Smile for the webcam

People gathered in a business meeting in front of a poster reading "Big Brother is watching you".

Artist’s impression of a tutorial group shortly before lockdown.

“Big Brother is watching you” beam into student bedrooms everywhere from the pages of Moodle as laptops are turned into Orwellian devices to watch students, beaming the reassuring words from the Ministry of Truth (or Minitru, to give it its proper name in Newspeak), to all those herded into ghettos, locked away, forgotten about, and left to suffer.  Young people, who in exchange for exorbitant student fees have been subject to forced labour (well, study) and their laptops turned into surveillance devices so that academics may invade the privacy of their bedrooms to watch, to judge, and to decide in secret congress how students should be punished according to unpublished standards in the absence of any governance or oversight in a scene taken directly out of George Orwell’s dystopian novel “1984”.

At least, that is what you might imagine is happening if all you had to go on was the somewhat naive and reactionary article Wired just published.  All I can suggest is that they must be desperate to entertain their readers.  That or the author genuinely envisages terrified youths in halls of residence up and down the country huddled around the dying light from a mobile phone screen, waiting for the Thought Police to burst in and drag one of them away for a ‘chat’ with their personal tutor in Room 101.

Back to reality

I can assure anyone who is worried that the only time someone from the University is looking at you through your webcam is when you are sitting in a seminar: your lecturers really do have better things to do than watching you study!  As a university, we want to help and make sure we offer as much relevant and tailored support to these people as possible.  In contrast to the Wired article, we don’t monitor attendance and completion rates to judge and justify unimaginable punishments but to check for patterns that might signal someone is in danger of dropping out of their course.  Disengagement is often a sign that someone is no longer coping, may be beginning to suffer from mental health problems or is feeling so overwhelmed by what they believe they are expected to learn that they are in danger of giving up.  We have a duty of care and we cannot act on conditions that we do not know about, so we keep minimal tabs on who turns up for scheduled activities.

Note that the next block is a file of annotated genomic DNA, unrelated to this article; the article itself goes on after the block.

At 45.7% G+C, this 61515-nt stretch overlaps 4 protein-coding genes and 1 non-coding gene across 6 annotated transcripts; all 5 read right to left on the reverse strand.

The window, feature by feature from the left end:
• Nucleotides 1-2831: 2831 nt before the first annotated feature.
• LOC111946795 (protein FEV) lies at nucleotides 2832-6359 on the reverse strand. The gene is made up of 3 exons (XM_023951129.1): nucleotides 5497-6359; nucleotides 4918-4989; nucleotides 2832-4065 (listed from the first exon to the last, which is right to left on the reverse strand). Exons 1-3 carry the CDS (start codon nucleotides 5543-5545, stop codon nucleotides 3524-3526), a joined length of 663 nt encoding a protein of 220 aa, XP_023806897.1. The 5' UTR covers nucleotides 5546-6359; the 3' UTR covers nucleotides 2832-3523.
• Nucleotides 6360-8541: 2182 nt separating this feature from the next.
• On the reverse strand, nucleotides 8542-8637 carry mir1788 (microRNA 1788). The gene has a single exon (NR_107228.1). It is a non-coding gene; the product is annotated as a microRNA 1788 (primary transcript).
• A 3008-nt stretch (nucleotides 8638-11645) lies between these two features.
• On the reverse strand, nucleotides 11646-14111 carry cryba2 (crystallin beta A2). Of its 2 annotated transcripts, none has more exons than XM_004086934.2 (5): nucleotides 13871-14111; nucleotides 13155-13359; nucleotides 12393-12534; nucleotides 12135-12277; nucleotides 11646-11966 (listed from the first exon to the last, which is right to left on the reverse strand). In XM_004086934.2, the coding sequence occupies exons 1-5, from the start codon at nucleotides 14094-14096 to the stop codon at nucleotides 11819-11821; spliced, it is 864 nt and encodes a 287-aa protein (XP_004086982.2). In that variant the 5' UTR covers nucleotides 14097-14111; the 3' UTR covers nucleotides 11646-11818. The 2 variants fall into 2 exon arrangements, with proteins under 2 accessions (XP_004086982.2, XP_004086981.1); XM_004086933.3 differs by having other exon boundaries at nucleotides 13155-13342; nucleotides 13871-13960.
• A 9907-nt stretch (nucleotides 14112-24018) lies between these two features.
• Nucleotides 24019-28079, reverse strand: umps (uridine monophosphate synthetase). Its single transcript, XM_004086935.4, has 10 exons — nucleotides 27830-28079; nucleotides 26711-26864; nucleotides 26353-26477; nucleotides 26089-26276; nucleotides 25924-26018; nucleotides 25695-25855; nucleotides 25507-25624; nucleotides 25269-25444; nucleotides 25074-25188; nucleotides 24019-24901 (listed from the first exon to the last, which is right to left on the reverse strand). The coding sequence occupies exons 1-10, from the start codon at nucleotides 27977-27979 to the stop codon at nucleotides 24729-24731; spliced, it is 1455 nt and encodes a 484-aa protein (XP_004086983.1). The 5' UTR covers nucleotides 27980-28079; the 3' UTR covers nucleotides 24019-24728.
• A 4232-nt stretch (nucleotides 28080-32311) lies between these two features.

As for monitoring what you are reading, only total usage of resources is gathered – we like to know if people in a Faculty or the University as a whole are using certain resources, and whether everything we have paid a lot of money to subscribe to is getting used and offering good value for money.  You’ve paid for these resources out of your tuition fees, so we want to make sure you know about them and enjoy the benefit from them.  Again, the data gathered is minimal and is used purely to help us to help you.

And besides…

Even if the University did secretly yearn to turn your tablet into a “petri dish for extreme datafication”, the close monitoring that arose in the US is very unlikely to be repeated here, if only because anyone wanting to know anything about you has first to ask your permission to gather it and tell you exactly how it is going to be used under regulations brought in under the Data Protection Act 2018.  Rest assured that we are not gathering data you don’t know about, nor are we using it for any purpose to which you have not already agreed.

Panic over.  Now, what this Minitru employee needs is a nice saccharine-sweet cup of tea…

 

 

Assistant Librarian (Promotions) at the University Library. An enthusiastic advocate of libraries, diversity, inclusion, equity, and social justice for all, inside and outside the workplace.

Posted in Thing of the Day

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